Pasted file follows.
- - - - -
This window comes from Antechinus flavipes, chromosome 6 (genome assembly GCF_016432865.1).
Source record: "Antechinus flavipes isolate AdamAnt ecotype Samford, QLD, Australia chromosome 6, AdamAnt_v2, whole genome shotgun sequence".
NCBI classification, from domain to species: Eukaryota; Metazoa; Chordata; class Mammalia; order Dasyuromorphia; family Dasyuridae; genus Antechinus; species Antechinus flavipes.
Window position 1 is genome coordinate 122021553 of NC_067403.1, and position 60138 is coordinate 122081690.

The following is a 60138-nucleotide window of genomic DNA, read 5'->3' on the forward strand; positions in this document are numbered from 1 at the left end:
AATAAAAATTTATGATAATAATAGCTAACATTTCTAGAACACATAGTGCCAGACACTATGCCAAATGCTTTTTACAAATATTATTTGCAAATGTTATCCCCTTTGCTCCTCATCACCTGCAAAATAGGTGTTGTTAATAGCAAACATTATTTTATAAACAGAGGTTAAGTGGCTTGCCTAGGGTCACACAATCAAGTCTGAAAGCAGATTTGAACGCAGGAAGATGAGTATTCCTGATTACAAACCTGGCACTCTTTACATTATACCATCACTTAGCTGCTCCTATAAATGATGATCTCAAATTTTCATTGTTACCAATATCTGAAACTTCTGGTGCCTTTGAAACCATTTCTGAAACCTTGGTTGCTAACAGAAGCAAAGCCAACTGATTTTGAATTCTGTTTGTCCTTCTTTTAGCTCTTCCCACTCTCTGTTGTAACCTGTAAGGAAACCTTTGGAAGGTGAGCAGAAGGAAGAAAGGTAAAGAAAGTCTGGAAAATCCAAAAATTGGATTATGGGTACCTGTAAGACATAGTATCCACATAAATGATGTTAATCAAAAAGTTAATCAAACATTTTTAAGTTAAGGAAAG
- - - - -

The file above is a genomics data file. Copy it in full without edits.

This window comes from Antechinus flavipes, chromosome 6 (genome assembly GCF_016432865.1).
Source record: "Antechinus flavipes isolate AdamAnt ecotype Samford, QLD, Australia chromosome 6, AdamAnt_v2, whole genome shotgun sequence".
NCBI classification, from domain to species: Eukaryota; Metazoa; Chordata; class Mammalia; order Dasyuromorphia; family Dasyuridae; genus Antechinus; species Antechinus flavipes.
Window position 1 is genome coordinate 122021553 of NC_067403.1, and position 60138 is coordinate 122081690.

The following is a 60138-nucleotide window of genomic DNA, read 5'->3' on the forward strand; positions in this document are numbered from 1 at the left end:
AATAAAAATTTATGATAATAATAGCTAACATTTCTAGAACACATAGTGCCAGACACTATGCCAAATGCTTTTTACAAATATTATTTGCAAATGTTATCCCCTTTGCTCCTCATCACCTGCAAAATAGGTGTTGTTAATAGCAAACATTATTTTATAAACAGAGGTTAAGTGGCTTGCCTAGGGTCACACAATCAAGTCTGAAAGCAGATTTGAACGCAGGAAGATGAGTATTCCTGATTACAAACCTGGCACTCTTTACATTATACCATCACTTAGCTGCTCCTATAAATGATGATCTCAAATTTTCATTGTTACCAATATCTGAAACTTCTGGTGCCTTTGAAACCATTTCTGAAACCTTGGTTGCTAACAGAAGCAAAGCCAACTGATTTTGAATTCTGTTTGTCCTTCTTTTAGCTCTTCCCACTCTCTGTTGTAACCTGTAAGGAAACCTTTGGAAGGTGAGCAGAAGGAAGAAAGGTAAAGAAAGTCTGGAAAATCCAAAAATTGGATTATGGGTACCTGTAAGACATAGTATCCACATAAATGATGTTAATCAAAAAGTTAATCAAACATTTTTAAGTTAAGGAAAG